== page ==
Authorities Still Searching for Police Chase Suspect in Gilmer County

Posted by Richard Lawson | Apr 30, 2019 | 0 Comments

According to reports out of Gilmer County, Jeremy Cruse has outran officers. Deputies attempted to pull him over for a felony warrant of violation of probation in Georgia.

Cruse led police on a chase in his vehicle. His fleeing or attempting to elude police officers in Georgia ended behind the Gilmer Emergency Room. He then abandoned his vehicle and allegedly ran off into the woods.

As a Georgia DUI Lawyer, I will outline the original offense that Cruse has been accused of which is violation of probation.

Probation Violation in Georgia

Probation Violation in Georgia is best explained by first outlining the different kinds of conditions of probation.

The following are the first type of probation conditions that are imposed in criminal cases in Georgia - also known as general conditions:

  • Do not violate the laws of any governmental unit;
  • Avoid injurious and vicious habits especially alcoholic intoxication and narcotics and other dangerous drugs unless prescribed lawfully;
  • Avoid persons or places of disreputable or harmful character;
  • Report to the probation supervisor as directed and permit such supervisor to visit you at home or elsewhere;
  • Work faithfully at suitable employment insofar as may be possible;
  • Do not change your present place of abode, move outside the jurisdiction of the Court, or leave the State for any period without prior permission of the probation supervisor; Support your legal dependents to the best of your ability.

On top of the general conditions - there are also special conditions - the second type of probation conditions. These can include:

  • Attend risk reduction course (DUI school);
  • Attend a defensive driving school;
  • Attend a Mothers Against Drunk Driving (MADD) Victim Impact Panel;
  • Submit to a substance abuse evaluation and follow any treatment that is recommended;
  • Be evaluated for anger and violence, deviant behavior, sexual deviancy and/or other special needs counseling and following any treatment that is recommended pursuant to the evaluation;
  • Pay any fines and/or restitution as directed by the court or your probation officer;
  • Perform a certain number of hours of community service hours;
  • Pay monthly probation supervision fees;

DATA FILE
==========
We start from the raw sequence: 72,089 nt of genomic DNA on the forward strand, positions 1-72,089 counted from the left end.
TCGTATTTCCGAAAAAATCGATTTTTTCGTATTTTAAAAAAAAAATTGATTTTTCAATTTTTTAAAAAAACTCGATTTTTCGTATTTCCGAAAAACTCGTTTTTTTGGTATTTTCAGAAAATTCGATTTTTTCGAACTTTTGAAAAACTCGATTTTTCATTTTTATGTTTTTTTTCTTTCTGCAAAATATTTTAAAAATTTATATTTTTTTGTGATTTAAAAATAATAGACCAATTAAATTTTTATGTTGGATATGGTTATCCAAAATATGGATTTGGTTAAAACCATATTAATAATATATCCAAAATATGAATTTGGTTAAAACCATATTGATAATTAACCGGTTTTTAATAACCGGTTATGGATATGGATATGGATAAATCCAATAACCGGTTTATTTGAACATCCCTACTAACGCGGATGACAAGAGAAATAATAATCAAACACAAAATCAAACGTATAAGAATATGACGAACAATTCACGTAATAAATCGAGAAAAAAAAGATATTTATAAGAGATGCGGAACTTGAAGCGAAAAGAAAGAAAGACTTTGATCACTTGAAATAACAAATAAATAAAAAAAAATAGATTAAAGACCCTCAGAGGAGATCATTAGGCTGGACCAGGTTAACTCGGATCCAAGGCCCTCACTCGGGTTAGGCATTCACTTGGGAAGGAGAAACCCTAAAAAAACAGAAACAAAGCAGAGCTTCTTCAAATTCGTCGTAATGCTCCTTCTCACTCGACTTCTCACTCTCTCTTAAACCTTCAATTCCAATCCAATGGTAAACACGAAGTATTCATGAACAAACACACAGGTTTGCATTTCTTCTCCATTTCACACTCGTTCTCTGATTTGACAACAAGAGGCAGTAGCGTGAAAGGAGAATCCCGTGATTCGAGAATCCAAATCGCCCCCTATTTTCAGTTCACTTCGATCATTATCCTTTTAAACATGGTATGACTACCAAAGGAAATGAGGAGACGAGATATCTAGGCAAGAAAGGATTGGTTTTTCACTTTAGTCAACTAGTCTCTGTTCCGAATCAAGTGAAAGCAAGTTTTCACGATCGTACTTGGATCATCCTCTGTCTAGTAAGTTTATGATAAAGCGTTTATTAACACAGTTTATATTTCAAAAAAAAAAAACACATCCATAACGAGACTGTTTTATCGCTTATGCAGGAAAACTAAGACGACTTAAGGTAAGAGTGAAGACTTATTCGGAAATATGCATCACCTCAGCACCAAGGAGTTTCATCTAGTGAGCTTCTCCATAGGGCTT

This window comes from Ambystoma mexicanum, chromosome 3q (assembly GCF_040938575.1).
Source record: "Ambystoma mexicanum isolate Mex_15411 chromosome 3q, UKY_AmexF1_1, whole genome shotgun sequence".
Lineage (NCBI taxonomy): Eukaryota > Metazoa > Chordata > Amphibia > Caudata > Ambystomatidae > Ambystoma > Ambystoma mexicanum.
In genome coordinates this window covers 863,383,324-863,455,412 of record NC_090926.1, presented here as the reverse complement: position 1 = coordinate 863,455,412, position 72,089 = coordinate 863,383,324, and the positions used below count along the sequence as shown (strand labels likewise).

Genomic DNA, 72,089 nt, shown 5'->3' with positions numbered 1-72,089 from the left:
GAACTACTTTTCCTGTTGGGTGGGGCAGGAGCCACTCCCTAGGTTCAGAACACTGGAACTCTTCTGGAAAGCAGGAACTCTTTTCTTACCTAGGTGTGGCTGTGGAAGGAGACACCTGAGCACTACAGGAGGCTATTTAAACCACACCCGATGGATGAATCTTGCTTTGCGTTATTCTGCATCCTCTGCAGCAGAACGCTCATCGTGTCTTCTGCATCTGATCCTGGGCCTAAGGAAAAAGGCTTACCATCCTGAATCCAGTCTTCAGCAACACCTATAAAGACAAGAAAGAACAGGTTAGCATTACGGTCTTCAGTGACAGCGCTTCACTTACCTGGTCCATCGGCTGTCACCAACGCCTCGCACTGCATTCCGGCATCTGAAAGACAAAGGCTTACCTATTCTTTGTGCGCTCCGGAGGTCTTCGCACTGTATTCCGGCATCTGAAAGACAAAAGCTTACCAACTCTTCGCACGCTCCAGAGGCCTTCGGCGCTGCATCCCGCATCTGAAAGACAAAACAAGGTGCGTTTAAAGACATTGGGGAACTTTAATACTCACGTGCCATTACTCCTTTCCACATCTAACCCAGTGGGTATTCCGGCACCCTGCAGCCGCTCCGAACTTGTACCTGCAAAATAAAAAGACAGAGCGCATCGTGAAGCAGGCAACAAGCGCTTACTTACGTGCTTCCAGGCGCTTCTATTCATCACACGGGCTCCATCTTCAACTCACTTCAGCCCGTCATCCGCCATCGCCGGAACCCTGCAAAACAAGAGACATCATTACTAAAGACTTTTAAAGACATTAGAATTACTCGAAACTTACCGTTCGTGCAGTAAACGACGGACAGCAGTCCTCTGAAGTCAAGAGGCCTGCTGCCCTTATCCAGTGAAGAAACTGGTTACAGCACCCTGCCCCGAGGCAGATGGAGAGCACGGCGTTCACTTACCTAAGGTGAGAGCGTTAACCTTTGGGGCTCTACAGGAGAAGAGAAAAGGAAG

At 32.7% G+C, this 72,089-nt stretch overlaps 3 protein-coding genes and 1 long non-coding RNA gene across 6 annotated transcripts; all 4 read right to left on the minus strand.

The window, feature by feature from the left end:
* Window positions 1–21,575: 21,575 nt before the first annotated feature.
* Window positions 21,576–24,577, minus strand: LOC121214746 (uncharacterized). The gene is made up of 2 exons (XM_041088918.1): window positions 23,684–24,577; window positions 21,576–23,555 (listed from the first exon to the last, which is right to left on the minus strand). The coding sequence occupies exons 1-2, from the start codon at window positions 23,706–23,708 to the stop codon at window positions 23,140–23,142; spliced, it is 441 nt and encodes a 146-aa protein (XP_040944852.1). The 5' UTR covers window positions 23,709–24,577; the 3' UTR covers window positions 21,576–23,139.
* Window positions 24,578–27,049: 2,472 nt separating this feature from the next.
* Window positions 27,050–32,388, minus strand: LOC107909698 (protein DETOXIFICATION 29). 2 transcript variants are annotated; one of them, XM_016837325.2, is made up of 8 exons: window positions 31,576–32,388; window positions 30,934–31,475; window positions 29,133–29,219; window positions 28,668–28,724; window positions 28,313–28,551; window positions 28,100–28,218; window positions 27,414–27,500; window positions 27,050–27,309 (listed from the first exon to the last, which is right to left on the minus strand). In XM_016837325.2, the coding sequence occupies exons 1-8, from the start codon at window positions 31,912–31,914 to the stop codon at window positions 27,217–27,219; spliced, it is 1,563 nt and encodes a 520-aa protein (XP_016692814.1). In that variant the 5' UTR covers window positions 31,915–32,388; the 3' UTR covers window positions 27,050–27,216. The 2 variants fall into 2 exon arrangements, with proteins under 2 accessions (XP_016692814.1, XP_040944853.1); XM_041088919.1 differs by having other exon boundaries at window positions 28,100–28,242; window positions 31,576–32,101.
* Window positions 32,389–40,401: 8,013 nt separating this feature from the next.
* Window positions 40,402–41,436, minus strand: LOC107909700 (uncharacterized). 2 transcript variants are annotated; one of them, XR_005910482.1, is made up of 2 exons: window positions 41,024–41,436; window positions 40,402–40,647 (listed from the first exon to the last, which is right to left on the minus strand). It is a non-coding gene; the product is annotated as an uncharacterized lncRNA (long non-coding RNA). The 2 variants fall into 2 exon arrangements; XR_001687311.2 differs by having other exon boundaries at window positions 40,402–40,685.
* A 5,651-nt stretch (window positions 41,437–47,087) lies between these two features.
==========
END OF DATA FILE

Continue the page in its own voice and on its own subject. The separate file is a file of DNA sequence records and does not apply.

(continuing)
• Avoid contact or violence with certain named people or entry into certain prohibited places;
  • Do not drink any alcohol or take any drugs without a prescription;
  • Submit to random drug and alcohol tests at your own expense as directed by probation.

There are a few different ways that an individual can violate the conditions of their probation.

First, you can violate by a technical violation. This occurs when you fail to follow one of the general rules of probation such as failing to report to the probation officer. The maximum punishment for a technical violation is a revocation of up to 2 years of your probation term to serve in jail.

Second, you can violate by violating one of the special conditions. These can include not attending the required defensive driving course or performing community service. The maximum penalty for violating a special condition of probation is to revoke the full balance of the probation term. Therefore, the rest of the term will have to served in jail.

Third, you can violate by committing new offenses. New crimes are often treated more harshly than probation violations for technical offenses.

Even if you are complying with the probation rules, committing a misdemeanor during your probation period will be a violation. You could face a penalty of 2 years of the probation term being revoked and having to serve those years in jail. If you commit a felony during your probation period, you will have to serve the rest of your probation term in jail.

Practice Note

If you or a loved one has been arrested, contact a Georgia DUI Attorney today. We can help with cases ranging from probation violation to DUI in Georgia.

About the Author

Richard Lawson

Managing Partner at Lawson & Berry:


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